John Sides, a political-science professor at George Washington University and the coauthor of the blog The Monkey Cage, is one of the more prominent proponents of using polling averages--and a critic of press coverage that doesn't. "You're better off looking at averages, because any individual poll may be different from the truth because of sampling error and any idiosyncratic decisions that pollsters make," he said.

Sides believes that news coverage of campaigns tends to overemphasize some polls at the expense of others. In some cases, a poll is considered newsier because it shows something different than the balance of other polling in the race. In other words, polls that are outliers are given more attention than polls that hew more closely to the average, and those outlier polls are more likely to be inaccurate, Sides argues.

"I'm not overly optimistic that the averages are going to become a more important factor in news coverage. I think there are still strong incentives to seek drama where you can find it. And that may mean chasing an outlier," Sides said. "I would like to think that it would start to creep in at the margins. So instead of saying, 'Some polls say ___,' it may say, 'A new poll showed ___, but other polls haven't showed that yet.' "

But, as this year's results show, the averages aren't perfect, and they all showed a closer race than the actual outcome. Comparing polls that accurately predicted the election--the final poll from the Pew Research Center, for example--to the poll averages at the time would have made those more accurate polls appear to be outliers.

Part of that problem, at least when it comes to the national presidential race, were the daily tracking polls from Gallup and automated pollster Rasmussen Reports. Both firms reported results that were biased in favor of Romney this cycle, but by publishing a new result every day, their polls could be overrepresented in the averages. "The one sort of Achilles' heel of the regression trend line that we've done classically on our charts, there are two pollsters that contribute most of the data points," said Pollster's Blumenthal. "Not only does that make the overall aggregate off, it can also create apparent turns in the trend line that are [because] we've had nothing but Gallup and Rasmussen polls for the last 10 days."

In addition to the ubiquitousness of surveys from some firms, poll aggregators also worry that partisans may try to game the system by releasing polls with greater frequency, or by skewing or fabricating results. A prominent Democratic strategist told National Journal last month that some outside groups conducted polls in presidential swing states and released them to the public as a means of countering polls from Rasmussen Reports that were less favorable to President Obama. Blumenthal told National Journal that his biggest fear was not the increase in partisan polls but the possibility that groups would release rigged or fabricated results, as outfits like Strategic Vision and Research 2000 apparently have over the past handful of years, to influence the averages. "My biggest concern over the last two or three years has been the potential for the repeat of something like that," Blumenthal said.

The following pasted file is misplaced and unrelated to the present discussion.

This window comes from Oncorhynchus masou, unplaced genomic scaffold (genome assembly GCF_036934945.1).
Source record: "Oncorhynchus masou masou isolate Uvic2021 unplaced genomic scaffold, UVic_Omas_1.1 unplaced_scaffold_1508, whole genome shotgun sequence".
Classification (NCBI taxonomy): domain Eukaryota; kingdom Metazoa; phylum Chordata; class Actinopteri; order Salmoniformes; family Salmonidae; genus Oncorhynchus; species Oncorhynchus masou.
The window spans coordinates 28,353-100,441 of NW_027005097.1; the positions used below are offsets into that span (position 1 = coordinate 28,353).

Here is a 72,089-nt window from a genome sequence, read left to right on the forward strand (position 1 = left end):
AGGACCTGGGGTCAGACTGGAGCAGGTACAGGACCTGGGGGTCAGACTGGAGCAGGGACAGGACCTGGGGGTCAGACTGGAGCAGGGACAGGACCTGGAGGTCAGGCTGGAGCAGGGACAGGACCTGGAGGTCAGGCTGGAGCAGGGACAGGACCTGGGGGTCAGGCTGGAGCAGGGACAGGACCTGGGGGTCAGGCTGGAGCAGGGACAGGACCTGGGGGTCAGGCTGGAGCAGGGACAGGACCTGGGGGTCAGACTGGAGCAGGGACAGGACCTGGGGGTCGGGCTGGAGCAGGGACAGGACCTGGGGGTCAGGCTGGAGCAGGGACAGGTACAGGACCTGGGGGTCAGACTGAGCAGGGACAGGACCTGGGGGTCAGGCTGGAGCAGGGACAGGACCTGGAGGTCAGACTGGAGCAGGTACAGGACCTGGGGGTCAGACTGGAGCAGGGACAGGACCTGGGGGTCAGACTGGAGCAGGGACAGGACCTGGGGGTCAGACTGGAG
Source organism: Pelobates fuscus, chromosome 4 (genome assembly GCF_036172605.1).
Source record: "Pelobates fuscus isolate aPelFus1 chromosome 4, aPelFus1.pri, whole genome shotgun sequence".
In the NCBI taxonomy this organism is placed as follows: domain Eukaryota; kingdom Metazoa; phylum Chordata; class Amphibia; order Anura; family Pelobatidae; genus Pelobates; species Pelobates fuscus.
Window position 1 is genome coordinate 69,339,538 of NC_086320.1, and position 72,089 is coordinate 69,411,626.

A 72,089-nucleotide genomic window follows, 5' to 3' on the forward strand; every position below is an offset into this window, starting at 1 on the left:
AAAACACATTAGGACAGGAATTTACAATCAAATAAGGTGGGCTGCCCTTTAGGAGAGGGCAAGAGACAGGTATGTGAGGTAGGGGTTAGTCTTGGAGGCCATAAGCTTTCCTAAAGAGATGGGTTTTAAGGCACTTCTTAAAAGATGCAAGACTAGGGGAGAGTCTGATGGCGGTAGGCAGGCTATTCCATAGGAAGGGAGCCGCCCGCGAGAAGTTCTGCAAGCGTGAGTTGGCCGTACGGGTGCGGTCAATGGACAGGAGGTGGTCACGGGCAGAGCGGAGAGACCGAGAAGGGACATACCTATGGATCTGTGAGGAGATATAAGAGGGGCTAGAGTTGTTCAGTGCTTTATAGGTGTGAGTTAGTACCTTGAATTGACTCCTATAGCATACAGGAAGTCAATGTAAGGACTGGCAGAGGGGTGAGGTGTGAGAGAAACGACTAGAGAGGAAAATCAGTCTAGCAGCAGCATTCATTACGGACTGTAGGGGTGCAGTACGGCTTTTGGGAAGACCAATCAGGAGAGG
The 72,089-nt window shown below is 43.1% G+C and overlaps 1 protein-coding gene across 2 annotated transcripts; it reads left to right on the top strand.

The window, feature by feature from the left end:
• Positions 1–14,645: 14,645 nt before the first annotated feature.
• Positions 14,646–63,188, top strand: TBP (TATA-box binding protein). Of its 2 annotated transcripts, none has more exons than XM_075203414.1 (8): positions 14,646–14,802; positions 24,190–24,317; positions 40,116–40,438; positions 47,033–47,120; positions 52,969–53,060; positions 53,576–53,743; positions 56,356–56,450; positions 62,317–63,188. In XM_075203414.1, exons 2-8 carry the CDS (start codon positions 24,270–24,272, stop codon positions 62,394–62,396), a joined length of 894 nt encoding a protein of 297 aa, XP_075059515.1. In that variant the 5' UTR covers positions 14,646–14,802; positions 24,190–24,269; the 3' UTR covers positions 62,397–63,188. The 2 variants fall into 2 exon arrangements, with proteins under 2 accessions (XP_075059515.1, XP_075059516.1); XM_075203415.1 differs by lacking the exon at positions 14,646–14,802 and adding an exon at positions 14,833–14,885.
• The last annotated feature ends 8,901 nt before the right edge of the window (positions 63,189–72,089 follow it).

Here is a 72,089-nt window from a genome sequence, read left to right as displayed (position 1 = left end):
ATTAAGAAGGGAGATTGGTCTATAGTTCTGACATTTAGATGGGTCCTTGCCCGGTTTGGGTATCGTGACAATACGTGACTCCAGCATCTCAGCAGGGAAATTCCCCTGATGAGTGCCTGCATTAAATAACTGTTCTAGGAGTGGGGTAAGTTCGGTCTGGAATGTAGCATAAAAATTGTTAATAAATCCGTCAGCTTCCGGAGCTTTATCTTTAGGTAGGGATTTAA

The blog post written by Gallup's Newport after the election demonstrates another source of opposition to poll averages: the pollsters themselves. Pollsters all make choices about how best to sample the probable or likely electorate, and those choices vary. Additionally, more expensive live-caller polls compete in the averages with cheaper automated-phone and Internet polls that may not make the same efforts to obtain random samples of voters; merits aside, those live-caller pollsters surely want to protect their businesses from less expensive competitors. Moreover, news organizations that spend tens of thousands of dollars to conduct a poll are likely to report and trumpet their poll's results over other surveys.

"If you're merely an information aggregator, it's very hard for me to see how you're adding value to the proposition," Gary Langer, whose firm Langer Research Associates produces polls for ABC News, told National Journal in a phone interview last month. "Averaging polls is like averaging champagne, Coca-Cola, and turpentine," Langer added.

Overall, 2012 brought more attention than ever to poll aggregators, with their methods becoming more sophisticated. But where do they go from here?

"I don't think there are great advances in averaging or modeling horse-race polling data," Blumenthal said. "We are ultimately reliant on the quality of the data that's collected."

There is evidence that data are becoming less reliable, but supporters of using polling averages argue the underlying changes that are leading to more variable polls bolster their case for using averages instead of individual poll results. "It's a powerful piece of information, and it's a very good piece of information, and I think it's better than any one single poll in terms of using it as a data point to analyze a race," said RCP's McIntyre.

The questions remain open over how much attention the averages will get in the next election--and how much attention they deserve. But, for the horse-race media, 2016 is right around the corner, and some aggregators have already started keeping score.